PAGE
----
Anyone who follows my Instagram account will know that I’m rather a big bookworm. I love the written word and losing myself in someone else’s imagination, it’s a great way to escape the daily grind. However, I don’t often write about what I’m reading or have read on the blog.
The main reason for this is because the moment I’ve finished one book I’m straight on to the next and tend to get too wrapped up in the new one to focus on anything else. However, several people have commented on a couple of books I’ve been reading recently, asking if I would let them know what I think, so I decided to break my habit and write a post.
The two novels are The Blue Pencil by David Lowther and The German Boy by Tricia Wastvedt and both are set during the interwar years of the 1920s and 30s. As a result they both cover that incredibly intriguing period of time when unrest was sweeping across the world. However, these books are very different.
The Blue Pencil
I first became aware of this book when the author, David Lowther, started following me on Twitter. When anyone follows me on any social media site I always go and have a nosy around their profile and on David’s there was a link to his book. After reading the synopsis I was completely intrigued.
“This compelling story follows an idealistic young journalist from his first steps along Fleet Street to the dark and dangerous heart of 1930s Nazi Germany as he uncovers the secrets kept from us by the British Government.”
The first thing I’ll say about this book is the author really knows his stuff. There are so many details in it about how the Government responded to the Nazi advancement in Europe and how they controlled many of the big newspapers of the time. I found it all incredibly interesting to read and there was so much of it I didn’t know. It really helped me to understand how WWII actually came to happen and how each individual event made an impact on Britain.
However, this book breaks every rule in creative writing (and trust me, I know them all after doing loads of creative writing courses). Don’t expect any beautifully poetic prose or character development, the relationships are cold and you don’t particularly care about them. Certain things are mentioned over and over again, such as the fact that the main character and his girlfriend like to go dancing and to the cinema and that his girlfriend is more knowledgeable than him on world politics. I could go on.
The writing style did irritate me at times, but I chose to put it aside fairly quickly because the facts were just so fascinating. I do think this should’ve been written as a non-fiction book and it would perhaps appeal to more people that way. However, do not be put off by this if you’re interested in finding out about how the Government controlled our press during the lead up to WWII, you’ll learn so much.
The German Boy
I bought The German Boy in a charity shop for 99p (I buy all my books secondhand) because, like The Blue Pencil, I was instantly intrigued by the synopsis.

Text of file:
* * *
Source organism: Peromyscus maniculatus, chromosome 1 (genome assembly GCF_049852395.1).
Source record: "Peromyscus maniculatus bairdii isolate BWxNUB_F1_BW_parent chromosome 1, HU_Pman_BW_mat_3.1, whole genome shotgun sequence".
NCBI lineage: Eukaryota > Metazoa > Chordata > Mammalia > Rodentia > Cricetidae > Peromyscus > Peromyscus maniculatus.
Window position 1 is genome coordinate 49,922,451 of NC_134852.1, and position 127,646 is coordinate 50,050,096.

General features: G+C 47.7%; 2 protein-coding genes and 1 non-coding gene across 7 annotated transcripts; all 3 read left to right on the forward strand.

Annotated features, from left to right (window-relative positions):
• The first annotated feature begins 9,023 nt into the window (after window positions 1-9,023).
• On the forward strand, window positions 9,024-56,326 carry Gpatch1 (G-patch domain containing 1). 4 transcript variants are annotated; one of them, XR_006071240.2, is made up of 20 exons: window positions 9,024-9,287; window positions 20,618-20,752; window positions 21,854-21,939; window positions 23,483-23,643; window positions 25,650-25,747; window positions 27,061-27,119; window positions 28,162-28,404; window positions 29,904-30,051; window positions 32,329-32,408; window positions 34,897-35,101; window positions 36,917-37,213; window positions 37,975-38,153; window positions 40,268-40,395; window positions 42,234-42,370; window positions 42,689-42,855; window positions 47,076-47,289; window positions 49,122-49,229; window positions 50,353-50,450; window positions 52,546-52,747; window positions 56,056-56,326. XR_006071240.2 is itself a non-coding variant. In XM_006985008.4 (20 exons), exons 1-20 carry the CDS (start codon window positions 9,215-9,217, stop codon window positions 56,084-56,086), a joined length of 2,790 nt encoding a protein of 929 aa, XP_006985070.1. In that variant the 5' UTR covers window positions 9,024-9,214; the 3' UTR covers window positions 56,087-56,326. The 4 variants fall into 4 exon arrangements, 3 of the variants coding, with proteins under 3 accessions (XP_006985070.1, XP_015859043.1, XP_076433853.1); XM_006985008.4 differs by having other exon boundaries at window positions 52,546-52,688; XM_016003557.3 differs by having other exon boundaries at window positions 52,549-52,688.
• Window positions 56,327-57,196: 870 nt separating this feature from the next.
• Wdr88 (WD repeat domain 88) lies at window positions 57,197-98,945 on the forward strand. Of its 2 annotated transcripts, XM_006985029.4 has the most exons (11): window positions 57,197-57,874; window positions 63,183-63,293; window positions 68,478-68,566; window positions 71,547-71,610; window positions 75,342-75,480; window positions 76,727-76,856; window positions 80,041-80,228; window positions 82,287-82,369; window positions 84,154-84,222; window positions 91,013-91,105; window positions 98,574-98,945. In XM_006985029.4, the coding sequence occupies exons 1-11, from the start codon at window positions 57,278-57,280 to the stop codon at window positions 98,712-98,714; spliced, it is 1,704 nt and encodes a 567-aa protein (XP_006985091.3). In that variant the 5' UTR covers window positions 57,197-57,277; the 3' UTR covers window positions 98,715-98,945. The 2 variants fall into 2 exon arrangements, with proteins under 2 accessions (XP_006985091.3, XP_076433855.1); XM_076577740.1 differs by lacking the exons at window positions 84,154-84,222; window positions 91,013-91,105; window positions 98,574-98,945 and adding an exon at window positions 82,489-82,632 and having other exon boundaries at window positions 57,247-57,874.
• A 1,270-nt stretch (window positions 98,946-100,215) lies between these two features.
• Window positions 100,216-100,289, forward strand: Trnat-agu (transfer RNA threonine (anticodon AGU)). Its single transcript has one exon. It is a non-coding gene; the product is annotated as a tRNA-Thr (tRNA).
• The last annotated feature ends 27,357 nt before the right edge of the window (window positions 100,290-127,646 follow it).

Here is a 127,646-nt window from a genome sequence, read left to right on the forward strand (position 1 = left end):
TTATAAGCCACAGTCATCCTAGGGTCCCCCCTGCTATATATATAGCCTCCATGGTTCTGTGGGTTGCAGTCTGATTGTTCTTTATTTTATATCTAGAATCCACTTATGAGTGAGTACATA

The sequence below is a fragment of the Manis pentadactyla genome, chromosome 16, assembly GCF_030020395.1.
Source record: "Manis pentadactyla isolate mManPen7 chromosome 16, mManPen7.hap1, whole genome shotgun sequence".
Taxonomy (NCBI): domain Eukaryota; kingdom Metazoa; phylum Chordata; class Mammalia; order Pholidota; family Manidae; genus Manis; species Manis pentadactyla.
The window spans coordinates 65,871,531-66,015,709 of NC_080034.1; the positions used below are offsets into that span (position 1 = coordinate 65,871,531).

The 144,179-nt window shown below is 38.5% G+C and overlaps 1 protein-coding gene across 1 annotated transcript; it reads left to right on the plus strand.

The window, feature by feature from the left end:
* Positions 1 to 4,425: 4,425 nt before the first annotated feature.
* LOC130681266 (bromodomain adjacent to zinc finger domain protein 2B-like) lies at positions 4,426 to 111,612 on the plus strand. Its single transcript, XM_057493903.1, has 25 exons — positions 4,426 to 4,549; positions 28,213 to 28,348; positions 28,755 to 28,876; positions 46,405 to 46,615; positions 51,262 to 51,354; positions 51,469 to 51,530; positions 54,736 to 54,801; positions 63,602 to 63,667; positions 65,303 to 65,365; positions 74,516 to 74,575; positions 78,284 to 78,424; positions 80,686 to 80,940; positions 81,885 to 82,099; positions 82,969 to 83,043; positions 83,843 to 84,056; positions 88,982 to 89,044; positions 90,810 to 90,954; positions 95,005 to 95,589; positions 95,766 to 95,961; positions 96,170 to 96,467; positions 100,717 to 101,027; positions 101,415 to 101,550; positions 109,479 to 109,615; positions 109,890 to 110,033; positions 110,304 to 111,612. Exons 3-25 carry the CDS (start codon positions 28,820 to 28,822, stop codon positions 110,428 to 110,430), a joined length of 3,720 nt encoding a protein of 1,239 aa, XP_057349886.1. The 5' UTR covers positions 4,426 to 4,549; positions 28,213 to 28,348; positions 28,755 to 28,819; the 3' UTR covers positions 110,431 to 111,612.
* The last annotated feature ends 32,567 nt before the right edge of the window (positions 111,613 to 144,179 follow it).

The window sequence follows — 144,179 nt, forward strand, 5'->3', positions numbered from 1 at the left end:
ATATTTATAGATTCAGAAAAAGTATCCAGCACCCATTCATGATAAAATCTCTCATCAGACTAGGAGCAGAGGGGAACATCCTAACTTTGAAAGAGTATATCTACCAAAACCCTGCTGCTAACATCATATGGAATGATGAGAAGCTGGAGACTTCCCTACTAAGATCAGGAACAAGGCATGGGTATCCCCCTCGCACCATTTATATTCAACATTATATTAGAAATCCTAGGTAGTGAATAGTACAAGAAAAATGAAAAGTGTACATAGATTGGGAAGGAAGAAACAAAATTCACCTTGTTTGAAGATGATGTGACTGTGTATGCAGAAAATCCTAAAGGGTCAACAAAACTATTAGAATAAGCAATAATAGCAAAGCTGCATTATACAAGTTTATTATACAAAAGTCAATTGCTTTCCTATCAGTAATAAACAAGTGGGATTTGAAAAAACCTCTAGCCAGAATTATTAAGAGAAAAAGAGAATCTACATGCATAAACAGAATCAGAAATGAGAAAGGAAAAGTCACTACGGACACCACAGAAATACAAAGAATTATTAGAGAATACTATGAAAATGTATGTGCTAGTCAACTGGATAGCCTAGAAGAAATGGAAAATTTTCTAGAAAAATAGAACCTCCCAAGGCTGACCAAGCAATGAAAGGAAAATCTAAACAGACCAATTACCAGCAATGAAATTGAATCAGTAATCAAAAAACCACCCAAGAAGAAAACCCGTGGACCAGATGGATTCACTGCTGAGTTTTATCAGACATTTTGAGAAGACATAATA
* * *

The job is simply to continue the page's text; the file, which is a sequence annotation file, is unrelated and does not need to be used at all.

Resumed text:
“Spanning decades and generations, The German Boy tells the moving story of two families entangled by love and friendship, divided by prejudice and war, and of a brief encounter between a woman and a man that touched each of their lives forever.”
This is a beautiful book which spans from the mid-1920s up to 1947, although the war is pretty much skipped over. It cleverly weaves this one brief moment into everyones lives and how certain decisions were sub-consciously made because of it. It’s clever and you never know where the author is going to take you next, keeping you hooked and wanting more.
The two sisters, Elizabeth and Karen, have a love/hate relationship, much like most siblings. They’re constantly competing against each other, trying to win one over. Their behaviour shapes not just their lives but of those around them. The author explores each sister with great depth and every aspect of their personality is brought forth to the point where you feel like you really know them. This is something I absolutely love in novels.
The prose is stunning, it has such a beautiful rhythm, and her descriptions allow you to truly visualise the things she’s talking about. However, there’s nothing fluffy in her writing, she never adds things or uses big important words just for the sake of appearing to be clever, as you can see from this description in the opening chapter.
“The floorboards were painted brown, the Lincrusta-papered walls distempered green to match the nylon eiderdown. Above the bed was The Taj Mahal at Dawn, an embroidered picture in boiled pink hanging on a chain. She had drawn the curtains and put on the bedside lamps but the room was still cheerless.”
My only criticism of the book would be that occasionally the tense changes from past to present and I never really knew why. There were a couple of sections where the character was dreaming which made sense but most others were not and just came across a bit confusing. Oh, and I think the cover photo really doesn’t do it any justice. It feels ill thought out, as if someone went online to find an image of a woman who vaguely looked vintage. This book, and the author, deserves better.
All in all, I really enjoyed both books but for very different reasons. The stories they hold are fascinating and I would recommend both if you love this time period. I couldn’t put either of them down, despite their individual issues. Both authors have produced follow up novels which I’m rather interested in reading once I’ve finished the massive pile of yet-to-be-read books on my shelves!